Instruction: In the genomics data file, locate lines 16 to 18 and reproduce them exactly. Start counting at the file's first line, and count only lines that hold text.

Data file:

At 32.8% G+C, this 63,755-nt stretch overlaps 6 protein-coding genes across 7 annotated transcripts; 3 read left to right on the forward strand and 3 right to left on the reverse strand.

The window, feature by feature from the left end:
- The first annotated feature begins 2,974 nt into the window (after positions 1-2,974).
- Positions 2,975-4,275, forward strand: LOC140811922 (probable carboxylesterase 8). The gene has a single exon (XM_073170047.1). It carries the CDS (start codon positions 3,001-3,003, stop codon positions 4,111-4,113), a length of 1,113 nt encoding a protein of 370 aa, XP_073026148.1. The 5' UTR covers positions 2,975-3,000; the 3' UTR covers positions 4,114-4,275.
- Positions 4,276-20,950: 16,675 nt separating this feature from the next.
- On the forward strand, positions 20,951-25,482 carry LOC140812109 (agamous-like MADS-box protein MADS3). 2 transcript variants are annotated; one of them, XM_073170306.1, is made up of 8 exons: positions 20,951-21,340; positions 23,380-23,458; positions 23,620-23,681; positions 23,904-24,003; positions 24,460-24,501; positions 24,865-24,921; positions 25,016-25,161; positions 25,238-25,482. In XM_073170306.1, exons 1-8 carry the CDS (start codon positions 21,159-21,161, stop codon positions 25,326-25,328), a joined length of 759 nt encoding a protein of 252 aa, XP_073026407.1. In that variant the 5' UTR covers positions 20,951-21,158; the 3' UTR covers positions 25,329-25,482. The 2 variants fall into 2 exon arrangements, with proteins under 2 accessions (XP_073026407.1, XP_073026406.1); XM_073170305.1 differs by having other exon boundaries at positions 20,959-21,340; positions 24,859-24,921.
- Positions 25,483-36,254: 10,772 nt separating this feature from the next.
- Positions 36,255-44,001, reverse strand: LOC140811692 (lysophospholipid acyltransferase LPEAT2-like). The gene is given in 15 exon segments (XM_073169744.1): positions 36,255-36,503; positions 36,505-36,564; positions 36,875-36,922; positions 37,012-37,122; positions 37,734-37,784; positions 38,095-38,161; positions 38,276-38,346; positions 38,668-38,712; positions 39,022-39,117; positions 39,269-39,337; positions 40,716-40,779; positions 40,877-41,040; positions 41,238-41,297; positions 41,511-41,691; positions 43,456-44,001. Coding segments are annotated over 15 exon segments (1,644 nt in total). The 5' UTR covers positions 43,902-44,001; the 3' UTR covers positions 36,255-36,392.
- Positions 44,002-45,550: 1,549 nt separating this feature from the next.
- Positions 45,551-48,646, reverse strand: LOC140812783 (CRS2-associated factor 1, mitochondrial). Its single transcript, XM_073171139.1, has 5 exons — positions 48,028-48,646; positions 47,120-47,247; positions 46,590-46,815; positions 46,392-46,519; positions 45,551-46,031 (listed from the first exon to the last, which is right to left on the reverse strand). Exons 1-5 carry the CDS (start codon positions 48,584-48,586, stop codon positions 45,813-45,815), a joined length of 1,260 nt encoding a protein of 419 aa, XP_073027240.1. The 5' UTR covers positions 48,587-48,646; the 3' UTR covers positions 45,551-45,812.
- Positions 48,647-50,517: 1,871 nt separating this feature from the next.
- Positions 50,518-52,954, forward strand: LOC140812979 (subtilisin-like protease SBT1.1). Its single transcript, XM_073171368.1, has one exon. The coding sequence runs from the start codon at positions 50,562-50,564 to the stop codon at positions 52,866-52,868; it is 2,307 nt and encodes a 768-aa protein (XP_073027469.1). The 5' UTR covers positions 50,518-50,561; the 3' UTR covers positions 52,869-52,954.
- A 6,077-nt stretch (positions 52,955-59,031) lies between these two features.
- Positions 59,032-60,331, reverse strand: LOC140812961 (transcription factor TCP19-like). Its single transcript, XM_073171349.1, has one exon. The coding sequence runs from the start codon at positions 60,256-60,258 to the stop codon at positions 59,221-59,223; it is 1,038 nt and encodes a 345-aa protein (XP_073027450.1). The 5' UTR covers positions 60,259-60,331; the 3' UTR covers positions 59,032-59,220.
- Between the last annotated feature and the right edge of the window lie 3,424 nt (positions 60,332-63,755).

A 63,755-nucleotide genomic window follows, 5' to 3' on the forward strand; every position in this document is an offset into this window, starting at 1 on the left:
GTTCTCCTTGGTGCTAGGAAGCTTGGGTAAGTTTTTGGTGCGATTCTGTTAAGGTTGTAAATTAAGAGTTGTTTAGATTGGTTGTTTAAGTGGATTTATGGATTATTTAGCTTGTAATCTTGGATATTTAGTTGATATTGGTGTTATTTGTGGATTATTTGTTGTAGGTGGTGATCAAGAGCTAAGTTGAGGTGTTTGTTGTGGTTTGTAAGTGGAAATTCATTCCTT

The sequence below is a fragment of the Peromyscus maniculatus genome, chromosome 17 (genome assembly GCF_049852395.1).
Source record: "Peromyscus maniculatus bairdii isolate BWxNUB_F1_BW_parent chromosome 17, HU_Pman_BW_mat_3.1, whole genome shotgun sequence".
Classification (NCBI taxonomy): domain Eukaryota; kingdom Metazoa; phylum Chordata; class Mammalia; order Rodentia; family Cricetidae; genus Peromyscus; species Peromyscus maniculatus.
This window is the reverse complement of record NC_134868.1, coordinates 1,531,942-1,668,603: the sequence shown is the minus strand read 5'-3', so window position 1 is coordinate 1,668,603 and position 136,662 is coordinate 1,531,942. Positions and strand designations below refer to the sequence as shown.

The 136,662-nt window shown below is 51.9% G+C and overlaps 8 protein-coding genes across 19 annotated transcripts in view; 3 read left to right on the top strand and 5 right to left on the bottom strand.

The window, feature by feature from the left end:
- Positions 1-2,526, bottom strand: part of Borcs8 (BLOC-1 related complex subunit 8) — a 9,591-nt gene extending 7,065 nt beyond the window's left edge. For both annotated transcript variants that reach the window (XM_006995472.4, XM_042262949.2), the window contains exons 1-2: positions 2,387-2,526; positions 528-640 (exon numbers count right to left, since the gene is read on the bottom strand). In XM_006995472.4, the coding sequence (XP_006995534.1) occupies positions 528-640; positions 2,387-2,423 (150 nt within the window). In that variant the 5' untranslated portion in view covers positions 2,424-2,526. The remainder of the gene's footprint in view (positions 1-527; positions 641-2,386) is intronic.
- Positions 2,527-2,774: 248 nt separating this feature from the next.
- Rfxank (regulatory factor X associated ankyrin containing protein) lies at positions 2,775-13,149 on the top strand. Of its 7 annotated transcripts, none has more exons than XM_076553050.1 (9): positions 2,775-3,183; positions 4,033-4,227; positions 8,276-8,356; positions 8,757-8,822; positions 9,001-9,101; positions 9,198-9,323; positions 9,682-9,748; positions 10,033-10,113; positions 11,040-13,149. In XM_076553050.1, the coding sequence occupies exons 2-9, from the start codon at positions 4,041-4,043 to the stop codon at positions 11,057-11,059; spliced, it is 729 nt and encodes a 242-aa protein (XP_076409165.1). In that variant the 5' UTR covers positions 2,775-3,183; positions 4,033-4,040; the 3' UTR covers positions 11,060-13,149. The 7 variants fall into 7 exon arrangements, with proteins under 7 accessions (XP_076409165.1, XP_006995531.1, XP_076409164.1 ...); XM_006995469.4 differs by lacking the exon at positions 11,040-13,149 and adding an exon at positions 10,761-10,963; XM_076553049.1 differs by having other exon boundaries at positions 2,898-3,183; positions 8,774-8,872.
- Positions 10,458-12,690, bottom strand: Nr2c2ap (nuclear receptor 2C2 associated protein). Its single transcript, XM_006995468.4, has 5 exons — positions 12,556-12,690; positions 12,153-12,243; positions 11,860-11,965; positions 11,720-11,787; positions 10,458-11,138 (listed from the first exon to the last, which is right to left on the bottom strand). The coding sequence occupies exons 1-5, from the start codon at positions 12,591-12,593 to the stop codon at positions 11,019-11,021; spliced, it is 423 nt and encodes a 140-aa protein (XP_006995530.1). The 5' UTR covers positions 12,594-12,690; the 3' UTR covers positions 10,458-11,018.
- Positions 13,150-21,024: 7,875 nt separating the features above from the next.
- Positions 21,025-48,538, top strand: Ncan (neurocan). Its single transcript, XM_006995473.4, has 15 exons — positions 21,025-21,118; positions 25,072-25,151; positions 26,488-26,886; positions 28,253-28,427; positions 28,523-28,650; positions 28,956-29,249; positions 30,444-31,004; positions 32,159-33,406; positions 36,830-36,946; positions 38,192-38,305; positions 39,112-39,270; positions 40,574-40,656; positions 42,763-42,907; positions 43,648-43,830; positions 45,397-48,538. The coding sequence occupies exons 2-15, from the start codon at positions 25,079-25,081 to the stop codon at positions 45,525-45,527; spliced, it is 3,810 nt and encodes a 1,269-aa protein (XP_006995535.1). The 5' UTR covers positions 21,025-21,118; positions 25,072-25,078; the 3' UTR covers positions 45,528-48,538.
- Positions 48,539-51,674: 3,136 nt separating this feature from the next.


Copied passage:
A 63,755-nucleotide genomic window follows, 5' to 3' on the forward strand; every position in this document is an offset into this window, starting at 1 on the left:
GTTCTCCTTGGTGCTAGGAAGCTTGGGTAAGTTTTTGGTGCGATTCTGTTAAGGTTGTAAATTAAGAGTTGTTTAGATTGGTTGTTTAAGTGGATTTATGGATTATTTAGCTTGTAATCTTGGATATTTAGTTGATATTGGTGTTATTTGTGGATTATTTGTTGTAGGTGGTGATCAAGAGCTAAGTTGAGGTGTTTGTTGTGGTTTGTAAGTGGAAATTCATTCCTT

The sequence below is a fragment of the Peromyscus maniculatus genome, chromosome 17 (genome assembly GCF_049852395.1).